For Al-Mu'tamid (Seville, 1040-95 Christian Era)

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I must practice saying two things in saying one

The wind churns the lake as the sky falls
Leads us into an interlocking frenzy

Of burnished grey metal, tears, dance

Ibn 'Ammar will seize my girl's glance

And, in Arabic poetry, forge a full romance

Out of her burnished skin and pliable gold adornments.

What a fine day this has turned out to be

For me, her eyes would melt metal and forge

Attachments that tempt time to freeze the

Lemon trees. Hearts are thrown at such women

Like parcels of red meat, but not by me.

Passion is everlasting in the night but in the day, we pay: tears shy smiles, frowns

On your face. I undo the tender lace veil of my lioness: lithe, strong, fierce 

She leaps, dark-eyed, at the over-seeing moon, 

Leaps at the stars that litter this parcel of paradise, left to us, by the Byzantine Greeks.

She strokes the unscorched yellow petals of the narcissus, the fragrant jonquist.

How would it be if we were held apart?

She, then, would be,  a dark-eyed deer contentedly munching among this leafage,

Me an indifferent soldier of the sultan, sweating as we patrol the Sierras.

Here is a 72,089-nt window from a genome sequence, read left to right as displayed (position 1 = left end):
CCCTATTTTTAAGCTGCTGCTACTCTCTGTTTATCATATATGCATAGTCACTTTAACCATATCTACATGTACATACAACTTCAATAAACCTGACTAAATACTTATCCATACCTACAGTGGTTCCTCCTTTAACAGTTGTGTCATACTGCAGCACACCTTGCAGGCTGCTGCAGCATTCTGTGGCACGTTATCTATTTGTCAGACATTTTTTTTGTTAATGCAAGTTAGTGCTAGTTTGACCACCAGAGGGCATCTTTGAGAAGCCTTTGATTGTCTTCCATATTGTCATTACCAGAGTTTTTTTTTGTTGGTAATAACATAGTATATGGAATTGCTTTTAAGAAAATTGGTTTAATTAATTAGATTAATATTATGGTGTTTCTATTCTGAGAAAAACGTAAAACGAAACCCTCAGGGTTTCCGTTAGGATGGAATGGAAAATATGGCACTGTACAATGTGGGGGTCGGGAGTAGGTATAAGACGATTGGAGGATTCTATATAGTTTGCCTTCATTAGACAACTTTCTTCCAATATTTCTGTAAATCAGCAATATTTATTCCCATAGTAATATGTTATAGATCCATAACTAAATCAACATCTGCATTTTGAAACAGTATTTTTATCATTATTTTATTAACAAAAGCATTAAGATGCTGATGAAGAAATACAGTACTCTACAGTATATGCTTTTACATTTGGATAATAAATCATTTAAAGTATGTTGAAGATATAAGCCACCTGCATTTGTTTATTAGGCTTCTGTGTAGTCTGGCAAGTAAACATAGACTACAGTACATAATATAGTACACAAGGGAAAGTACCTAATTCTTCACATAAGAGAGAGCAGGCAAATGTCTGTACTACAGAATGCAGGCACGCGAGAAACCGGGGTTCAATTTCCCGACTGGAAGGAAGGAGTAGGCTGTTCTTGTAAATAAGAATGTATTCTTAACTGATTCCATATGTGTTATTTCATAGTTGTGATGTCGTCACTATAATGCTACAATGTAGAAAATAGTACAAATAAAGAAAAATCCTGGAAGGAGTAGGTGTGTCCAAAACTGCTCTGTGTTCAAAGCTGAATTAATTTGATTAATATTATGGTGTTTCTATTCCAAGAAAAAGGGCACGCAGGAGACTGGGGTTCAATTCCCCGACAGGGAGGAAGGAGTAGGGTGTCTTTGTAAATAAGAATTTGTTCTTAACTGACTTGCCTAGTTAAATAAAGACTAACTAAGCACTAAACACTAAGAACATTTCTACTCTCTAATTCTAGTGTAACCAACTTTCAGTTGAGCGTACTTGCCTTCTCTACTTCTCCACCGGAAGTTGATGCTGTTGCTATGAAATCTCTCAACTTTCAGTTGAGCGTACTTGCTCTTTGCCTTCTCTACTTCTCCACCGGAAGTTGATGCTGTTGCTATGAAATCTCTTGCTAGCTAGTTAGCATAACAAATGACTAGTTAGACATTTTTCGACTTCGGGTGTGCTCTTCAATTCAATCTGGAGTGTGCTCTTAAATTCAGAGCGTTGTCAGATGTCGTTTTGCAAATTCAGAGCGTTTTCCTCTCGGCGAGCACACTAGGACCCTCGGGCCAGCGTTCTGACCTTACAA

Seeing stars that do not burn on her horizon.

So many perfumed gardens and much sweet white wine

Laced with poppy, for us tonight, my love. 
Appearance mirrors fate as state of mind

Tonight, I am dishevelled, not to be trusted, lost in the flames of desire but cold,

Like a frozen peony, my love closes her petals at night

And I must pine-away the days to the next battle against the barbarian Christians 

And, hope, sincerely,  that the al-jinn continue to smile on me..



◄ Lotus flower

An adamantine distress ►


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John Marks

Mon 9th Sep 2019 19:45

Thank you Devon. Wise words, indeed.

Devon Brock

Sun 8th Sep 2019 23:12


Once again, you've led me down the historic and poetic rabbit hole.
Thank you so much. I need to dig through this poem for a time. A little research is required. And I thank you for that as well. For now, however, I leave you with this:

Woo not the world too rashly, for behold,
Beneath the painted silk and broidering,
It is a faithless and inconstant thing.
(Listen to me, Mu'tamid growing old.)

And we- that dreamed youth's blade would never rust,
Hoped wells from the mirage, roses from the sand-
The riddle of the world shall understand
And put on wisdom with the robe of dust.

- Al-Mu'tamid


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